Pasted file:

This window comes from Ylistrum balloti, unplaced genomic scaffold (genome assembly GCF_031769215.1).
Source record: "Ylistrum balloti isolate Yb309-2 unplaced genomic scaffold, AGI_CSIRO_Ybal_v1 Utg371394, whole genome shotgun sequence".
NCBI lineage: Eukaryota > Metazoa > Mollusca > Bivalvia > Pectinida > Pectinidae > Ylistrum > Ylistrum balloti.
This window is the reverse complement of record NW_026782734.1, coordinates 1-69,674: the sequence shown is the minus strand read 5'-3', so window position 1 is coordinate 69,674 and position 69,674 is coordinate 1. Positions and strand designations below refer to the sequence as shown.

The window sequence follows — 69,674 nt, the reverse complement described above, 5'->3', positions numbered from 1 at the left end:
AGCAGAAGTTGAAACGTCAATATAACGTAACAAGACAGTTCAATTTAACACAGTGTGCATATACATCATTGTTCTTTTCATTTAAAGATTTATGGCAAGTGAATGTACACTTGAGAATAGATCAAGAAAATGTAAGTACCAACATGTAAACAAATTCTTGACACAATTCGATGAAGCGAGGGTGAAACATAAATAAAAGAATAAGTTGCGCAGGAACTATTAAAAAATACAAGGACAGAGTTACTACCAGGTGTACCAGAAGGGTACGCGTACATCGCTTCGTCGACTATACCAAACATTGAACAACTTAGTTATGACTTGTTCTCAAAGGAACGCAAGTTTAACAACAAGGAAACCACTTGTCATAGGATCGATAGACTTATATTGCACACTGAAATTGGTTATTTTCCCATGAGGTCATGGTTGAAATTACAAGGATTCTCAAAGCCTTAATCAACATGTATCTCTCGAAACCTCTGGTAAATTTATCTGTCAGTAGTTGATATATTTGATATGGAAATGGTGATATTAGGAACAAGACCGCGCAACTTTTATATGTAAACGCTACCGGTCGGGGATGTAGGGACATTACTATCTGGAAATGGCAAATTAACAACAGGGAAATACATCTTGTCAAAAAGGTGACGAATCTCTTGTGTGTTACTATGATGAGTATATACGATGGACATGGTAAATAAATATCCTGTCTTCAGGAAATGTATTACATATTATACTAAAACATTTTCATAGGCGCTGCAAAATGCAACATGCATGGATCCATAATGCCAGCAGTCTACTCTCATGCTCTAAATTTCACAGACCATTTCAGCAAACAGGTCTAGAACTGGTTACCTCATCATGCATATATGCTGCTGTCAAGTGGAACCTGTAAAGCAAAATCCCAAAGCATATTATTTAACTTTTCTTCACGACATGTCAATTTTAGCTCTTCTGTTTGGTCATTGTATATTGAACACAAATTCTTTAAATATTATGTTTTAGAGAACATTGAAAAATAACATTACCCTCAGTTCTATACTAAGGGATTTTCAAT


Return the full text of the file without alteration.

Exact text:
This window comes from Ylistrum balloti, unplaced genomic scaffold (genome assembly GCF_031769215.1).
Source record: "Ylistrum balloti isolate Yb309-2 unplaced genomic scaffold, AGI_CSIRO_Ybal_v1 Utg371394, whole genome shotgun sequence".
NCBI lineage: Eukaryota > Metazoa > Mollusca > Bivalvia > Pectinida > Pectinidae > Ylistrum > Ylistrum balloti.
This window is the reverse complement of record NW_026782734.1, coordinates 1-69,674: the sequence shown is the minus strand read 5'-3', so window position 1 is coordinate 69,674 and position 69,674 is coordinate 1. Positions and strand designations below refer to the sequence as shown.

The window sequence follows — 69,674 nt, the reverse complement described above, 5'->3', positions numbered from 1 at the left end:
AGCAGAAGTTGAAACGTCAATATAACGTAACAAGACAGTTCAATTTAACACAGTGTGCATATACATCATTGTTCTTTTCATTTAAAGATTTATGGCAAGTGAATGTACACTTGAGAATAGATCAAGAAAATGTAAGTACCAACATGTAAACAAATTCTTGACACAATTCGATGAAGCGAGGGTGAAACATAAATAAAAGAATAAGTTGCGCAGGAACTATTAAAAAATACAAGGACAGAGTTACTACCAGGTGTACCAGAAGGGTACGCGTACATCGCTTCGTCGACTATACCAAACATTGAACAACTTAGTTATGACTTGTTCTCAAAGGAACGCAAGTTTAACAACAAGGAAACCACTTGTCATAGGATCGATAGACTTATATTGCACACTGAAATTGGTTATTTTCCCATGAGGTCATGGTTGAAATTACAAGGATTCTCAAAGCCTTAATCAACATGTATCTCTCGAAACCTCTGGTAAATTTATCTGTCAGTAGTTGATATATTTGATATGGAAATGGTGATATTAGGAACAAGACCGCGCAACTTTTATATGTAAACGCTACCGGTCGGGGATGTAGGGACATTACTATCTGGAAATGGCAAATTAACAACAGGGAAATACATCTTGTCAAAAAGGTGACGAATCTCTTGTGTGTTACTATGATGAGTATATACGATGGACATGGTAAATAAATATCCTGTCTTCAGGAAATGTATTACATATTATACTAAAACATTTTCATAGGCGCTGCAAAATGCAACATGCATGGATCCATAATGCCAGCAGTCTACTCTCATGCTCTAAATTTCACAGACCATTTCAGCAAACAGGTCTAGAACTGGTTACCTCATCATGCATATATGCTGCTGTCAAGTGGAACCTGTAAAGCAAAATCCCAAAGCATATTATTTAACTTTTCTTCACGACATGTCAATTTTAGCTCTTCTGTTTGGTCATTGTATATTGAACACAAATTCTTTAAATATTATGTTTTAGAGAACATTGAAAAATAACATTACCCTCAGTTCTATACTAAGGGATTTTCAAT